No Pollution & No Purity

The title means exactly what the words say: naked lunch, a frozen moment when everyone sees what is on the end of every fork.
                                William Burroughs, Introduction to The Naked Lunch

That book seethed up from forgotten shallows while I watched a recent episode in the third season of House of Cards. Robin Wright’s character, Claire Underwood, wants to avenge herself on a male diplomat who has slighted her. In a previous scene, he scanned her body, and told her how good she looked in the dress she was wearing. It was no compliment. It was a sneer: she was a woman playing at a man’s game.

Scorned, Mrs. Underwood—First Lady and U.S. Ambassador to the United Nations—determines to act like a man. She invites the offender into the ladies’ room to negotiate just the way real men apparently do, at the urinal. Unequipped to stand, she sits on the toilet with the cubicle door open, conversing all the while. Door still open, she pulls up her pantyhose and smooths her skirt. Dead pan. Unselfconscious. After all, urinating is just another one of those natural things women do, like dressing well.

Denise Colomb. Student with Chamber Pot (1954). Médiathèque de l'Architecture et du Patrimone, Paris
Denise Colomb. Student with Chamber Pot (1954). Médiathèque de l’Architecture et du Patrimone, Paris

A pillar of sang froid, the First Lady walks to the sink to wash her hands and dismiss the embarrassed man. The scriptwriter intends us to cheer the bold Mrs. Underwood, who looks as good with her pants down as up. She humiliated the smug s.o.b., did she not?

The scene made me wince. I had just watched something corrupting, something not meant to be seen. I felt like washing my own hands and was grateful to be watching it alone. The sense of violation was visceral, a spontaneous and instinctive recoil. The last time I flinched so reflexively to a filmed moment was when I saw Luis Buñuel’s camera slide a razor across an eyeball in the silent classic Un Chien Andalou.

Now, this morning, I read Marilyn Penn’s review of Map to the Stars, the latest film by Toronto director, David Cronenberg. Amid other vignettes crafted for us sophisticated moderns, Julianne Moore appears on the toilet. She defecates while bellowing instructions—just like a man?—to her assistant.

Max Beckmann. Medea (1949-50). National Gallery of Art, Washington, DC.
Max Beckmann. Medea (1949-50). National Gallery of Art, Washington, DC.

When Medea sought revenge, she killed. Modern woman takes to the potty. One was tragedy; the other .  .  . travesty? low camp? We are meant to witness the second as an advance for women. An empowerment. The sight levels the playing field between men and woman. It is a liberating assault on regressive sex distinctions. I want to think that Ms. Wright and Ms. Moore have given us anomalous spectacles, a freak coincidence, not signals of a looming trend. But I am not so sure.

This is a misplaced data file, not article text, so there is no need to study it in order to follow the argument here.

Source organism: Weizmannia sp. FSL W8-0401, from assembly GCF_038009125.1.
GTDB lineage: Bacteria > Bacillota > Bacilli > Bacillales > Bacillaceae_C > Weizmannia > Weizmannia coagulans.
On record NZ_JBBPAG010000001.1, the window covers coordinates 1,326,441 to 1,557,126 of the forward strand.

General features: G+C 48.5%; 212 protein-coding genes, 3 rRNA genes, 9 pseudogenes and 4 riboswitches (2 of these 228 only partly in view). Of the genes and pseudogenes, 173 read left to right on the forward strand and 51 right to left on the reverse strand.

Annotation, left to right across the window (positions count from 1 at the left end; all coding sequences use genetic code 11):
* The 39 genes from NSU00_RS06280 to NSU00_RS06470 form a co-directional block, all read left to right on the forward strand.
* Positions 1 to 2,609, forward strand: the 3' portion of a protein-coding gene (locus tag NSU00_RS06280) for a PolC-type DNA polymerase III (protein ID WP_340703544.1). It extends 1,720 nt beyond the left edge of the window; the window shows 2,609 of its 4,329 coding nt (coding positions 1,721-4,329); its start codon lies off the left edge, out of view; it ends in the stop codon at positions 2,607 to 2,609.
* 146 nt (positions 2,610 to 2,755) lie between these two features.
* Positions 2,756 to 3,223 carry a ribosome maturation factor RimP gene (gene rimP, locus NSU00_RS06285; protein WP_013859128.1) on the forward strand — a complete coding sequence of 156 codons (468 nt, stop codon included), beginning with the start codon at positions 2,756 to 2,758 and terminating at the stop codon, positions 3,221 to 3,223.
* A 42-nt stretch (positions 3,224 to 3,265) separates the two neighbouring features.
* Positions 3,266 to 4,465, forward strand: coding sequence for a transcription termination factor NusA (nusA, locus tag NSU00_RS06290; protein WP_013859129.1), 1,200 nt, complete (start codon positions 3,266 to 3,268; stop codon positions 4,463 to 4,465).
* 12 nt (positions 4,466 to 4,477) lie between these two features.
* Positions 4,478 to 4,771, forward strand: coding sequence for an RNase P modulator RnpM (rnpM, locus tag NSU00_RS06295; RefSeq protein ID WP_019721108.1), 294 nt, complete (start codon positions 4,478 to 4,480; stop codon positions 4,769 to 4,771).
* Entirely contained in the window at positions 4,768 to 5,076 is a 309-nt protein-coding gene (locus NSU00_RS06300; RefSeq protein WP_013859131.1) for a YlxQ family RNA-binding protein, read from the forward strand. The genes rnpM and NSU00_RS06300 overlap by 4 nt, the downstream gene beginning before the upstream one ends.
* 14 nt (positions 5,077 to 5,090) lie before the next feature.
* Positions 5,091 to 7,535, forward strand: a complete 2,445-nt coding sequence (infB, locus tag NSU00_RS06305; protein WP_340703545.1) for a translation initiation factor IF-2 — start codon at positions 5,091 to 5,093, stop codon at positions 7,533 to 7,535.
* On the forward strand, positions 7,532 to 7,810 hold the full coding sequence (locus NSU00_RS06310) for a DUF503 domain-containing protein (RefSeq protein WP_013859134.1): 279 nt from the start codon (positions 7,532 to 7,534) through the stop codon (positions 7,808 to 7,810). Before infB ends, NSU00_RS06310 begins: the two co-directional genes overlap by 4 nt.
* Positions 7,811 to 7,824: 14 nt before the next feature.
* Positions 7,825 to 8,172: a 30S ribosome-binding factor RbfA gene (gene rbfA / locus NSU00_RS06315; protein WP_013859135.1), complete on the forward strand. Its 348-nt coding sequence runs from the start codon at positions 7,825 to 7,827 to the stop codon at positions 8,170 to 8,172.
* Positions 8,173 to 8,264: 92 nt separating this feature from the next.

We have been watching men at the urinal on TV and in the movies for years now. We have become quite used to it, forgetting that an earlier generation of actors would never have been filmed at a toilet. Rarely does any plot require a men’s room scene. (Dinner Rush, with murder on its mind, was an uncommon exception.) Yet, somehow, male characters are routinely viewed, back to the camera, at a urinal. American Standard tethers good guys to bad, shoulder to shoulder. A plumbing fixture reduces hero and anti-hero to the same bodily reality, the same exposure. Here’s looking at you, kid.

Is it girls’ turn now? We cannot imitate the male stance but we can shed our mortifications. Stuffy relics of prudish, bourgeois attachment to privacy are the last obstacles to full surrender of shame. There is no getting back to Eden until we rid ourselves of taboos of concealment that every society until our own enacted and secured to mark the boundary between man and animal.

Pier Ghezzi. Monk with Carrot & Woman with Chamber Pot (18th C.). ©Metropolitan Museum of Art
Pier Ghezzi. Monk with Carrot & Woman with Chamber Pot (18th C.). ©Metropolitan Museum of Art

In her groundbreaking study, Purity and Danger: an Analysis of the Concepts of Pollution and Taboo (1966), social anthropologist Mary Douglas took the techniques of research into non-Western cultures and applied them to her own. Dame Douglas, a practicing Catholic, warned against modernity’s lust for the abolition of taboos that accompany a sense of the sacred. Building on a vibrant body of anthropological material, she argued for the social necessity of boundaries between what is public and visible and what demands to be shielded from view.

Not only is that separation fundamental to an ordered society—the crux of social justice as the term was traditionally understood. To Douglas, it is also the bedrock of meaning itself:

An unstructured society leaves us prey to every dread. As all the veils are successively stripped away, there is no right or wrong. Relativism is the order of the day.

Her essay “Environments at Risk” acknowledges that relativism is the summons offered by our times. It is an “invitation to full consciousness” that we cannot avoid. We are compelled to accept:

But we should do so knowing that the price is William Burroughs’ Naked Lunch. The day when everyone can see exactly what is on the end of every one’s fork, on that day there is no pollution and no purity and nothing edible or inedible, credible or incredible, because the classifications of social life are gone. There is no more meaning.

In a world bereft of reticence, intimacy vanishes together with shame. And alongside them both, goes all coherence in our common life. At the end of our forks is disarray. And absurdity.